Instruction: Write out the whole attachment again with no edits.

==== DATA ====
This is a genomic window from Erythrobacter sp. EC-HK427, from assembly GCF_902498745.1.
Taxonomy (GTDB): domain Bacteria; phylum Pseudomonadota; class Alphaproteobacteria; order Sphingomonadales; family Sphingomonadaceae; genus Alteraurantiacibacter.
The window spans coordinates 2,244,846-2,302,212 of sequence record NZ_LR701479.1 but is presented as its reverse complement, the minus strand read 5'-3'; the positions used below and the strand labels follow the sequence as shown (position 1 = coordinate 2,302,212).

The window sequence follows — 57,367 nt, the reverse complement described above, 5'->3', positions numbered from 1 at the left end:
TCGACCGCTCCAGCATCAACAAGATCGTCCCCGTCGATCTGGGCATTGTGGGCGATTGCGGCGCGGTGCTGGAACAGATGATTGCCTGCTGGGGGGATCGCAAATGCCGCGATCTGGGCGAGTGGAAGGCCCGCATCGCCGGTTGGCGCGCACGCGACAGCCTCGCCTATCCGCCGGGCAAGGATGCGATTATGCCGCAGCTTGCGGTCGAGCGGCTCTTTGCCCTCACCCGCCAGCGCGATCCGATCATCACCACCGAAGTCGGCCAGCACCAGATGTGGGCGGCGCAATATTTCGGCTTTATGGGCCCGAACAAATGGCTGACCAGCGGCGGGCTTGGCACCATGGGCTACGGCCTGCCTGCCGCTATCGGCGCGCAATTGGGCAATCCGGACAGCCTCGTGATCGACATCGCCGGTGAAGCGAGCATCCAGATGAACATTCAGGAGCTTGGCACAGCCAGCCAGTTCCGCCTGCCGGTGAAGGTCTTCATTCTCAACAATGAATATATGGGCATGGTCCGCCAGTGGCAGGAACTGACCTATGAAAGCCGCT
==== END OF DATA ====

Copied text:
This is a genomic window from Erythrobacter sp. EC-HK427, from assembly GCF_902498745.1.
Taxonomy (GTDB): domain Bacteria; phylum Pseudomonadota; class Alphaproteobacteria; order Sphingomonadales; family Sphingomonadaceae; genus Alteraurantiacibacter.
The window spans coordinates 2,244,846-2,302,212 of sequence record NZ_LR701479.1 but is presented as its reverse complement, the minus strand read 5'-3'; the positions used below and the strand labels follow the sequence as shown (position 1 = coordinate 2,302,212).

The window sequence follows — 57,367 nt, the reverse complement described above, 5'->3', positions numbered from 1 at the left end:
TCGACCGCTCCAGCATCAACAAGATCGTCCCCGTCGATCTGGGCATTGTGGGCGATTGCGGCGCGGTGCTGGAACAGATGATTGCCTGCTGGGGGGATCGCAAATGCCGCGATCTGGGCGAGTGGAAGGCCCGCATCGCCGGTTGGCGCGCACGCGACAGCCTCGCCTATCCGCCGGGCAAGGATGCGATTATGCCGCAGCTTGCGGTCGAGCGGCTCTTTGCCCTCACCCGCCAGCGCGATCCGATCATCACCACCGAAGTCGGCCAGCACCAGATGTGGGCGGCGCAATATTTCGGCTTTATGGGCCCGAACAAATGGCTGACCAGCGGCGGGCTTGGCACCATGGGCTACGGCCTGCCTGCCGCTATCGGCGCGCAATTGGGCAATCCGGACAGCCTCGTGATCGACATCGCCGGTGAAGCGAGCATCCAGATGAACATTCAGGAGCTTGGCACAGCCAGCCAGTTCCGCCTGCCGGTGAAGGTCTTCATTCTCAACAATGAATATATGGGCATGGTCCGCCAGTGGCAGGAACTGACCTATGAAAGCCGCT